For Visit LC team, promoting SW La. means economic development now, future

Published 7:31 pm Tuesday, February 27, 2024

Nothing defines a region and makes it unique like its culture. Seeing its art, experiencing its traditions, trying its cuisine and strolling through its history can often be the best guides.

Matt Young, director of public relations for Visit Lake Charles, is part of a team that develops strategies and programs to promote tourism in Southwest Louisiana and, in turn, stimulate economic development.

Young said 2023 was the year of culinary exploration in Southwest Louisiana with the Louisiana Seafood Cook-Off — in which Chef Amanda Cusey bested 11 other chefs to be named Queen of Louisiana Seafood — and the launch of Chuck Eats Restaurant Week, which put the spotlight on 38 restaurants over a 10-day period.

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Young said the event brought 92,881 unique visitors to, a website the bureau facilitates.

The year also saw the launch of the multi-day Louisiana Food & Wine Festival. Events were held at the new Sowela Technical Community College Culinary, Gaming, and Hospitality Center, Bayou Rum Distillery, Bord du Lac Park, Coffee:30 Express, Southlake Theater and Horseshoe Lake Charles.

Young said the tourism bureau is funded by a 4 percent occupancy tax. In 2018 — largely spearheaded by the city of Lake Charles — the visitor’s bureau began collecting an additional 1 percent from the state Legislature with 95 percent of that money designated to municipal governments to invest in their infrastructure.

“The idea is that if folks are coming in from Houston and they’re using our bridges, our streets and taking advantage of the things here, then they should be helping contribute to the funding of those repairs, as well,” Young told members of Kiwanis Club Lake Charles on Tuesday.

From its operating budget, the bureau also invests heavily in area events. In 2023, the bureau gave $7,500 to Banners, Mardi Gras, Rouge et Blanc and Smoke & Barrel; $5,000 to Lake Charles Symphony Summer Pops, City of Lake Charles Christmas Lighting Festival, City of Lake Charles Fourth of July Celebration, Chuck Fest, DeQuincy Railroad Museum: Thomas the Train and This is Home Fest; and $3,000 for Downtown at Sundown, LC Pirate Festival, Live at the Lakefront, MLK Festival, Rum Revival, Southcoast Book Festival.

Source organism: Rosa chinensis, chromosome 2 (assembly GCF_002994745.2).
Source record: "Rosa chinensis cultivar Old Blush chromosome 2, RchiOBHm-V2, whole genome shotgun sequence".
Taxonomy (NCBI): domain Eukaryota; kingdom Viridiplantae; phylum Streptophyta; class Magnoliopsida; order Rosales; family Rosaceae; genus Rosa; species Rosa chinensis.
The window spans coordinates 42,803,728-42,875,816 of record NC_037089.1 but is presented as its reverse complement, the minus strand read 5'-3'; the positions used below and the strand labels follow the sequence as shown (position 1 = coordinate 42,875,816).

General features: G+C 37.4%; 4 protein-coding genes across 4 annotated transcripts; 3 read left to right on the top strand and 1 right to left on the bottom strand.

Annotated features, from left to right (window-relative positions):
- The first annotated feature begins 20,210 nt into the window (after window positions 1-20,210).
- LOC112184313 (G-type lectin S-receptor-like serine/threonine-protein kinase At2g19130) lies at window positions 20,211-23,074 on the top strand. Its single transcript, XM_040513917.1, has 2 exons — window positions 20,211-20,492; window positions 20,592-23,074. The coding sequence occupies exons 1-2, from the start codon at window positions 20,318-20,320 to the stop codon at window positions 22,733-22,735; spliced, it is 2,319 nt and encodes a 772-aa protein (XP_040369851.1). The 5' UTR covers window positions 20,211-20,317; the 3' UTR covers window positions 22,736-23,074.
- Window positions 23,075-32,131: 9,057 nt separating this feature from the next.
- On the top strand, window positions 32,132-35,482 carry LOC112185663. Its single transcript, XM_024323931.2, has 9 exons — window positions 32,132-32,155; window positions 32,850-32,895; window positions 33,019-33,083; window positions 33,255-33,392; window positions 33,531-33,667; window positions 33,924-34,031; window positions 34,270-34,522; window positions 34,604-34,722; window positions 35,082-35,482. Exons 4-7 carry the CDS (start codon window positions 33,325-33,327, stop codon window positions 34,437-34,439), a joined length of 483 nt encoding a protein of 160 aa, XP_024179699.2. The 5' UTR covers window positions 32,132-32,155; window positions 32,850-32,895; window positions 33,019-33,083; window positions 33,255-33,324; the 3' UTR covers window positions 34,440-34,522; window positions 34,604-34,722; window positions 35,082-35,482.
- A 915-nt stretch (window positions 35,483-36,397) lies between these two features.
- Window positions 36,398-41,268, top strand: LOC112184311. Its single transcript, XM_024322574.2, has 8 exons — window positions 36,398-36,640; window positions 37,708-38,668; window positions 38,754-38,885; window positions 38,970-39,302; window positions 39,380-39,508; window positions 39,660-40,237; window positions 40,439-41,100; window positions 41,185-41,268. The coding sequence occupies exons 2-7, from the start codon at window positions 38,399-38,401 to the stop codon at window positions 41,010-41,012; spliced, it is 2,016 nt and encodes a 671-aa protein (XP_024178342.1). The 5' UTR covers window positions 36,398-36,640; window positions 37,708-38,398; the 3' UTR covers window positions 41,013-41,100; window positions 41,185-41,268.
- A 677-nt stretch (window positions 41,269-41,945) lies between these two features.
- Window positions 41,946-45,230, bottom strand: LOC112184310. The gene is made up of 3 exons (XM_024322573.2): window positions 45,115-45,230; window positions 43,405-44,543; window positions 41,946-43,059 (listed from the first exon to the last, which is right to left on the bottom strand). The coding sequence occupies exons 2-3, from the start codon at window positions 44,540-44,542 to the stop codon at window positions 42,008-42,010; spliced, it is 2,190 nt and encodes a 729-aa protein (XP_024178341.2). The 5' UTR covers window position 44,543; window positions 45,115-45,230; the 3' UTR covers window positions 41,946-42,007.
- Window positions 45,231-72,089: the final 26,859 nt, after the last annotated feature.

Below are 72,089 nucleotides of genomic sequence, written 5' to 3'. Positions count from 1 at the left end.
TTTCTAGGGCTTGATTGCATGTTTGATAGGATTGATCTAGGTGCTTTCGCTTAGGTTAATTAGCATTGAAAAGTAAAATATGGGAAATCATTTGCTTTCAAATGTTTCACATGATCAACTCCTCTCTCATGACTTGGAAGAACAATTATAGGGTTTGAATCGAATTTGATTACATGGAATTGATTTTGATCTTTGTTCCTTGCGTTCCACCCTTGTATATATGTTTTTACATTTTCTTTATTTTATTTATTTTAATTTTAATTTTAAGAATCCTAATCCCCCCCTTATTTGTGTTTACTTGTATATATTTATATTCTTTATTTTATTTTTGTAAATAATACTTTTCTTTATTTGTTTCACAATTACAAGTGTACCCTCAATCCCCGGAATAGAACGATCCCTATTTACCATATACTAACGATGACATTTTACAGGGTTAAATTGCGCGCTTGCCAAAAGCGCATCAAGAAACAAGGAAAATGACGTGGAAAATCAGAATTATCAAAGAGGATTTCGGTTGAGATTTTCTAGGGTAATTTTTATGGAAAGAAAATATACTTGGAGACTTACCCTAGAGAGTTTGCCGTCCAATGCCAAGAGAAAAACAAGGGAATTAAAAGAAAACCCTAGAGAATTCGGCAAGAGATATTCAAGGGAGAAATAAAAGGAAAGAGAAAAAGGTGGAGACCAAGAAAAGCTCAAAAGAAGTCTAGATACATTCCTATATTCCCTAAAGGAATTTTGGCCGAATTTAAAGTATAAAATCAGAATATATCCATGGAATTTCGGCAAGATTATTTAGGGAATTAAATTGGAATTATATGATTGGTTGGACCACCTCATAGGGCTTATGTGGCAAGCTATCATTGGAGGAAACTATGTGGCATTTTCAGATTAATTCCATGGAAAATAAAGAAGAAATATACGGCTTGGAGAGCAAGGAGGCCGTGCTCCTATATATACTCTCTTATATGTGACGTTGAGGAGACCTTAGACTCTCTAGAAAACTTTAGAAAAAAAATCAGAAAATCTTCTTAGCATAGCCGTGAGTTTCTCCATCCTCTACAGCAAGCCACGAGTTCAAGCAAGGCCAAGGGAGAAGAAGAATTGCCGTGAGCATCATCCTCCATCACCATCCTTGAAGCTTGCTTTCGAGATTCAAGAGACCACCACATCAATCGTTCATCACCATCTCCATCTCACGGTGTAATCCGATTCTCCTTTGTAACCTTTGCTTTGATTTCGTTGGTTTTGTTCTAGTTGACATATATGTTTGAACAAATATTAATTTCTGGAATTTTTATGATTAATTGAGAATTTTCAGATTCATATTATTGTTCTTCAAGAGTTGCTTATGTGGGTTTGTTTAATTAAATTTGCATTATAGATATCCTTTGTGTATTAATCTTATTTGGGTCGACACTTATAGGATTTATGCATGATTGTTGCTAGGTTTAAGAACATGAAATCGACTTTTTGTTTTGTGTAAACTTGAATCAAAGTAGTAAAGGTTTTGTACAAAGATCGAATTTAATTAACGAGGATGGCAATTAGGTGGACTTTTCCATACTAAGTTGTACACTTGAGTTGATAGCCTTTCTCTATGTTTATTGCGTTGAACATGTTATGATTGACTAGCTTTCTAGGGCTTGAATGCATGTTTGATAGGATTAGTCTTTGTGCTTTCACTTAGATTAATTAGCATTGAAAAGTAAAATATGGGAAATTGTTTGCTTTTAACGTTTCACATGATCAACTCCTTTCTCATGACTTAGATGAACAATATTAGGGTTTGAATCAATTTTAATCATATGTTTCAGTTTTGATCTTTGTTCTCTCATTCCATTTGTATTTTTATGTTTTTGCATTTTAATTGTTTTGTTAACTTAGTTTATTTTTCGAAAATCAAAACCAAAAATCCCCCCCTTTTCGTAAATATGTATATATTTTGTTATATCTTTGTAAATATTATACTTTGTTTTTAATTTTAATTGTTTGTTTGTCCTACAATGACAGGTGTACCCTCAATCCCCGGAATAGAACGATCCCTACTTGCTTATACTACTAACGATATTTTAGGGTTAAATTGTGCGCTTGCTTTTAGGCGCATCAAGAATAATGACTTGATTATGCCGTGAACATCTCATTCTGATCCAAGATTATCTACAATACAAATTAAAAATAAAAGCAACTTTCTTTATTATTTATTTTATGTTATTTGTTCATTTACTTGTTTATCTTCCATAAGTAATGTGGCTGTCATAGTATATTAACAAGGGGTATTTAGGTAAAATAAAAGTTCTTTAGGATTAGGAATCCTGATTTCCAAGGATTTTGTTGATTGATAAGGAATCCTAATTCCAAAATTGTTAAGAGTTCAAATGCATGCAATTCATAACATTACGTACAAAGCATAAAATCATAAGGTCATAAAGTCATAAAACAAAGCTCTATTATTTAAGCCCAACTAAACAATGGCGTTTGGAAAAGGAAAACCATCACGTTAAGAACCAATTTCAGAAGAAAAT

“It’s a lot of these events that draw in our out-of-town visitors and we want to invest in our community,” Young said. “When they’re here, they eat at our restaurants, they shop at our stores. It’s great for our area.”

The bureau is made up of three main teams — the sports team books athletic tournaments at area complexes; the sales team books conferences, reunions and weddings — and in 2023 that team booked 81 meetings resulting in 28,607 nights booked in local hotels; and the marketing team — of which Young is a part of — looks for ways to bring outsiders in, generally those within a six-hour driving radius.

Young said part of his job is to invite social media influencers, travel journalists and content creators to the area, show them all Southwest Louisiana has to offer and pack in as many restaurants for them to try as possible during their visit.

“Then they go home and write about it,” Young said. “One recent article that I was very proud of was in The Independent, a UK-based paper, and their headline was ‘Move over New Orleans, Lake Charles is our new favorite family friendly Mardi Gras destination.’ ”

Southwest Louisiana Mardi Gras is a big draw for the bureau, which markets the event as the second-largest Mardi Gras celebration in the state.

“That’s based on the number of krewes, parades, balls and festival events,” he said.

The Mardi Gras Museum, formerly housed in the Central School Arts & Humanities Center, will soon be built just east of the Nellie Lutcher Memorial Park on Enterprise Boulevard. It is being funded by a $1.6 million grant from the Economic Development Authority, $290,000 as well as the land from the city of Lake Charles and $400,000 from the Calcasieu Police Jury.

“I think it’s location on Enterprise Boulevard is appropriate because we’re really trying to revitalize that cultural district and also work in sync with Historic City Hall, Port Wonder and the Louisiana Wildlife and Fisheries Nature Center to really create a cluster of options for visitors,” he said. “It’s Lake Charles to check out all the attractions.”

Groundbreaking on the museum is expected in the coming month and construction could take 12-18 months to complete.

Visit Lake Charles’ current campaign is “As Much Joy as You Can Pack In” and Young said they are bringing that message to places such as the Pecan Street Music Festival in Austin, Texas.

“We’re trying to think a little more outside the box, not just bringing people in and showing them what we have to offer but going to them and connecting with that community,” Young said. “Sometimes living in Lake Charles we don’t realize the efforts that go outside of Lake Charles to promote the destination and there’s a pretty substantial chunk of change being spent in these markets where we really see an opportunity to grow our visitor-ship.”